Using Spectroscopy to Evaluate the Absorption of Light for Different Substances

Authors Avatar

Using Spectroscopy to Evaluate the Absorption of Light for Different Substances


Laura and Polina, Section 13

BIOL 130, Monday 7:00-9:50pm Rm B2 151

Performed on October 20th, 2008


        The purpose of experiment one was to determine the concentration of the unknown solution by using spectroscopy and comparing that substance to substances of known concentrations. In experiment two, the purpose was to discover the regions of the visible light spectrum are absorbed by both samples of chlorophyll. The spectrophotometer was an exceptionally useful tool for this lab. Spectroscopy is valuable for identifying substances through absorption of light which is done by measuring substances and comparing them to other known substances. Specifically a spectrophotometer is a device that measures the absorption of radiation at a particular wavelength. This is done by a light bulb shining, refracting its light into one beam, which then passes through an exit slit, then through the test solution and to a detector. This detects the amount of light that passed through the substance and a readout shows the amount of light that was absorbed (Jones, A, et al, 2007).

        Beer’s Law states that concentration of a substance is directly proportional to its amount of light absorption (Department of Biology, 2008). The number of molecules of the solute is related exponentially to the amount of light that is absorbed while passing through the solute, called the solute concentration. Using Beer’s Law with known absorptivity at the absorption maximum a substance’s concentration within a solute can be measured. Since spectrophotometers are constructed to give absorbance, concentration can be figured out through their relationship to each other (Jones, A, et al, 2007).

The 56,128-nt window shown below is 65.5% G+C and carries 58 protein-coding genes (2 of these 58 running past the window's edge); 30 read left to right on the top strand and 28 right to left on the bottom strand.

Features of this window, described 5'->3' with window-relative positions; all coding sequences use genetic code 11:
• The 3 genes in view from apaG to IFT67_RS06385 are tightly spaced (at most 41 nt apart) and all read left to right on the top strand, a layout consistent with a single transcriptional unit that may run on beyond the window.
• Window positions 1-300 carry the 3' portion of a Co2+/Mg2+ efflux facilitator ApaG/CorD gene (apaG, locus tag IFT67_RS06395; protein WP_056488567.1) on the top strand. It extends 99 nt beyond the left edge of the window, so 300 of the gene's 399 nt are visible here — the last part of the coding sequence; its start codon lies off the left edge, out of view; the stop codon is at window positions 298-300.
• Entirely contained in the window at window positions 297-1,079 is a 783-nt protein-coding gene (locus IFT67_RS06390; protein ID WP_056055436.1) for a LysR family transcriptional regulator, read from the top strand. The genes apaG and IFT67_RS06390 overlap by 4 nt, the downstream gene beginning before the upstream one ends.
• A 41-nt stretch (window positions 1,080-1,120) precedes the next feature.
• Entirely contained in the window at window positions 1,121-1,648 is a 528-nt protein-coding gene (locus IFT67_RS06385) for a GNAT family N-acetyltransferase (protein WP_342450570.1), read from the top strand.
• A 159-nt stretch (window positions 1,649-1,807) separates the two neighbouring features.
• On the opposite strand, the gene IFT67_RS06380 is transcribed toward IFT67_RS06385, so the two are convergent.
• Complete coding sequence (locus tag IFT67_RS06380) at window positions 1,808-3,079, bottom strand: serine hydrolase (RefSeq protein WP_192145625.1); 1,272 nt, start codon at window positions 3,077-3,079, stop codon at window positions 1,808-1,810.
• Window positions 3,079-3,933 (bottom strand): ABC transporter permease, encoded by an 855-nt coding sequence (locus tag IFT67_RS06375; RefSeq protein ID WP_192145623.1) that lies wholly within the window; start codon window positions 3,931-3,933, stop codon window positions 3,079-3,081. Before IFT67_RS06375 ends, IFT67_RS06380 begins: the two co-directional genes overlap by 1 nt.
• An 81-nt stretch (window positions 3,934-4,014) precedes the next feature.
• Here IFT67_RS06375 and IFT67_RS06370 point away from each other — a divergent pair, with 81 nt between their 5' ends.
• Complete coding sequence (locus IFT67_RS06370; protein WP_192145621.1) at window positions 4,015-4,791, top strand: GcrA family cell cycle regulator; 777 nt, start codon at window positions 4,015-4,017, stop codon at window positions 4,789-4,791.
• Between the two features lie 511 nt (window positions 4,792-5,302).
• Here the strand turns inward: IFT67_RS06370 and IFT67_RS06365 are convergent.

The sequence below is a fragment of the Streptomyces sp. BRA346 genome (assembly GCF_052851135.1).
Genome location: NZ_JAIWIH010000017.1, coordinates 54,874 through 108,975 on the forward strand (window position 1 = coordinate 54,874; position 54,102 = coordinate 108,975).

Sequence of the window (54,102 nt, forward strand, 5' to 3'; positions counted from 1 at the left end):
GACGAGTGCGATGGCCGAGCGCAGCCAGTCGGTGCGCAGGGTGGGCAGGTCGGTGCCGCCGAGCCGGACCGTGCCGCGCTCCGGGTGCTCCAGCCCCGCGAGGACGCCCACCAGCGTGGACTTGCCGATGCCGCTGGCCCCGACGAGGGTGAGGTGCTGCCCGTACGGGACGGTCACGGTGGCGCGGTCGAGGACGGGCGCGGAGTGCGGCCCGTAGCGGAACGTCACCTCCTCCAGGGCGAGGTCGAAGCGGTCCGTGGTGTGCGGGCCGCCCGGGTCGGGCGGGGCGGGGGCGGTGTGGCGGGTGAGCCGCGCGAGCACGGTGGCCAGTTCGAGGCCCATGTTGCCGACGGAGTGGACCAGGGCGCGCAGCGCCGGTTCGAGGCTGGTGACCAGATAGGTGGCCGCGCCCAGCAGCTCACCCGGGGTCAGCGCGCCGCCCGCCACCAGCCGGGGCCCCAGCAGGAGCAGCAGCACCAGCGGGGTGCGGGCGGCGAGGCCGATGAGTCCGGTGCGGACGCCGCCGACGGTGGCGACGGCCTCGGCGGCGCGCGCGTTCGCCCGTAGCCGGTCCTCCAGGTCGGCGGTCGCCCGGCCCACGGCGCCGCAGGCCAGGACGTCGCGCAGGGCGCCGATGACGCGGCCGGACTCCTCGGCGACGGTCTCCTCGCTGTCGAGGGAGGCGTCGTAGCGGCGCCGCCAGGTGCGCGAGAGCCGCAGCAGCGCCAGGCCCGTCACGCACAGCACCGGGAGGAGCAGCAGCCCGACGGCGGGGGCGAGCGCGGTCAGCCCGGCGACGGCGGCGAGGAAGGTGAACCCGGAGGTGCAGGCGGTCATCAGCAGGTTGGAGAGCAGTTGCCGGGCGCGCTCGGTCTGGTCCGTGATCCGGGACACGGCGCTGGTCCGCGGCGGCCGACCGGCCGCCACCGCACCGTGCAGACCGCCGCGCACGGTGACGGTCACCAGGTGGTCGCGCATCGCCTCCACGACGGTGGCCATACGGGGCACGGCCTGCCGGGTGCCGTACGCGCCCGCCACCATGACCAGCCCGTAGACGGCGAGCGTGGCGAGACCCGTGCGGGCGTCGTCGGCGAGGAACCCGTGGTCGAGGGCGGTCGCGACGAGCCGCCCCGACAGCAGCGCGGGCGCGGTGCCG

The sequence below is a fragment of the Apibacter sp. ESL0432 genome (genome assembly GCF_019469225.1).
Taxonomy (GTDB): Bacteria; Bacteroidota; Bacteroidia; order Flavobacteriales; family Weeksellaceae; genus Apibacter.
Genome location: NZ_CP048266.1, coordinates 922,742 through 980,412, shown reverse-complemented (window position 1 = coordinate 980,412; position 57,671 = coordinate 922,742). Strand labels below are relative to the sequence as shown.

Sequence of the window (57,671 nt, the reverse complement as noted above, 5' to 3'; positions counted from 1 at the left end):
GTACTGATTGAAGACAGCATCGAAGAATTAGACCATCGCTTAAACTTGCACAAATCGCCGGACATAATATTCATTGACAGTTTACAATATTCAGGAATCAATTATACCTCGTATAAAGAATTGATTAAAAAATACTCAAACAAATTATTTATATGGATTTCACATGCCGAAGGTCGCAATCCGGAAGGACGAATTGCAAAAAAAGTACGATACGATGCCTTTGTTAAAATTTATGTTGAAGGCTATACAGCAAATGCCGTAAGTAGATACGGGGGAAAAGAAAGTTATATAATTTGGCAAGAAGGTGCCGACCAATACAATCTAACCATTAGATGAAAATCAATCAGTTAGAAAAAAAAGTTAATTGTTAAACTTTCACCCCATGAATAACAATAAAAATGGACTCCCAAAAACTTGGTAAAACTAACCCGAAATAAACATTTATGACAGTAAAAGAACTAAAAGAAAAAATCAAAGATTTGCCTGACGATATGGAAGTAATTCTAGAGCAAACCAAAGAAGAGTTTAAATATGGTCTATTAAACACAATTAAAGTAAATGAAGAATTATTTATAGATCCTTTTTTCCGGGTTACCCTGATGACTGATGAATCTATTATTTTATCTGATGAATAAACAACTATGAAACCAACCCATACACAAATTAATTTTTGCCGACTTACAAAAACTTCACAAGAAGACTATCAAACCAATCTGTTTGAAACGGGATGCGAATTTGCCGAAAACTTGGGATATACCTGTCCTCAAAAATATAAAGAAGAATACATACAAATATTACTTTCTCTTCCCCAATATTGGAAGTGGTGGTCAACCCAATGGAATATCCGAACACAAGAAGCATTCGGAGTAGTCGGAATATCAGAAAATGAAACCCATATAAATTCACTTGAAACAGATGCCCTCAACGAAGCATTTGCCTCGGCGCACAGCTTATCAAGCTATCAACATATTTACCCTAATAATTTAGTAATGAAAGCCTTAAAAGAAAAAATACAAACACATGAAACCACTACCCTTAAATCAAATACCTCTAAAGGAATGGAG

Considering the fact that distilled water was used as a blank and also used to dilute the solutions, the output of the absorbance of the different solutions is compared to distilled water. The concentration of distilled water should be zero, meaning the absorbance of light should be zero as well (Jones, A, et al, 2007).

        Experiment one used the substance fast green which is a dye. In experiment number two the substance used was chloroplast pigment (Department of Biology, 2008).

Join now!

        Chloroplasts are organelles located in mesophyll cells of leaves. They have DNA and are self replicating. These organelles are where the process of photosynthesis takes place, making plants semi self sufficient. In these chloroplasts are chlorophylls which are molecules or pigments which capture the light from the sun. Chlorophylls only absorb certain wavelengths of light and reflect certain wavelengths. The wavelengths they reflect are green in colour which is why leaves are green (Karp, 2008).

Materials and Methods

        All steps were carried out as stated in the lab manual. The only deviation that occurred was that when the absorbance reached ...

This is a preview of the whole essay